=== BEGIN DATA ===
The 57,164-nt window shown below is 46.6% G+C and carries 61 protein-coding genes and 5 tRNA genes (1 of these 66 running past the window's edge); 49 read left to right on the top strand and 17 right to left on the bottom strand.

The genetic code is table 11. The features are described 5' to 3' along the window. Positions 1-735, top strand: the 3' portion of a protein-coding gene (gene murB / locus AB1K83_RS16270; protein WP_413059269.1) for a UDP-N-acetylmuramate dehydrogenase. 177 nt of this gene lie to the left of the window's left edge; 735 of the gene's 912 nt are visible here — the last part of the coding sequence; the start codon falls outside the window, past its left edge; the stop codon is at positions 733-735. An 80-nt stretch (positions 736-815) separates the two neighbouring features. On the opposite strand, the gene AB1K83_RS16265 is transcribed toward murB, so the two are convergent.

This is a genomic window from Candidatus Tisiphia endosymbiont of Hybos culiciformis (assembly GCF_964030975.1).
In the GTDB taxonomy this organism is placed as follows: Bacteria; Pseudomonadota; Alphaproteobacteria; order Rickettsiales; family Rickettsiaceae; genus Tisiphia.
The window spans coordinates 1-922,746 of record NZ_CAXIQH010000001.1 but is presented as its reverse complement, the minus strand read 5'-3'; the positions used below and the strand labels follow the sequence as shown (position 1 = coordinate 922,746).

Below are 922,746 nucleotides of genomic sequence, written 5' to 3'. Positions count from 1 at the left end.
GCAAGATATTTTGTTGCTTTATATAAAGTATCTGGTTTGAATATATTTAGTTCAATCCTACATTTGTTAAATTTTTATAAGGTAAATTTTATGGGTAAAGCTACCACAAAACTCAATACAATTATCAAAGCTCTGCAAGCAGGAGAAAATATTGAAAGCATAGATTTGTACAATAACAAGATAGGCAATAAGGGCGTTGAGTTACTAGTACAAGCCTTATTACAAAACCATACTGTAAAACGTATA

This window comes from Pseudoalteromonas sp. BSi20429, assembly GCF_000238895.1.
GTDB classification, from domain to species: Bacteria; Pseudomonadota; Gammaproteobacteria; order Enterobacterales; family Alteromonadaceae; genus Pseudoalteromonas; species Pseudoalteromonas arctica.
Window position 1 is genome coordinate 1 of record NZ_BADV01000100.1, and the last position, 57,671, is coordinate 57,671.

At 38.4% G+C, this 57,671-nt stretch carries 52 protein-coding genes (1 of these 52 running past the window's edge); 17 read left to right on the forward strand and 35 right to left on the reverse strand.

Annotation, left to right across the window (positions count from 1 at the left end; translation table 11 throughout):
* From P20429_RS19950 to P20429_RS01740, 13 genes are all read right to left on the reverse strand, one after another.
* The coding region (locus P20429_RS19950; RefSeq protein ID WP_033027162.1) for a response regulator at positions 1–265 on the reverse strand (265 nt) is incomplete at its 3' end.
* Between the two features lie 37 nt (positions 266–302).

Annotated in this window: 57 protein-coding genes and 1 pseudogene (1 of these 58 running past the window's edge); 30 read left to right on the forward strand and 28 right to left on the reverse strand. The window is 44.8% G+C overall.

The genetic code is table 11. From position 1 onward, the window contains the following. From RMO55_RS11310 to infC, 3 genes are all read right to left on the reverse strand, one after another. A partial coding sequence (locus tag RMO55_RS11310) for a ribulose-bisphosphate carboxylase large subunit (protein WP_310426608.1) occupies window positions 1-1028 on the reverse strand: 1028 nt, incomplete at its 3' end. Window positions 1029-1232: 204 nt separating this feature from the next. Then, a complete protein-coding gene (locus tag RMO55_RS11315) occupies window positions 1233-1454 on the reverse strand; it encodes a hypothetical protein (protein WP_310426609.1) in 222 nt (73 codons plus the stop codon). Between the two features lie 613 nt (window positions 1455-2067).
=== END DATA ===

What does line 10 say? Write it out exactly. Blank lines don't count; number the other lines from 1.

Window position 1 is genome coordinate 1 of record NZ_BADV01000100.1, and the last position, 57,671, is coordinate 57,671.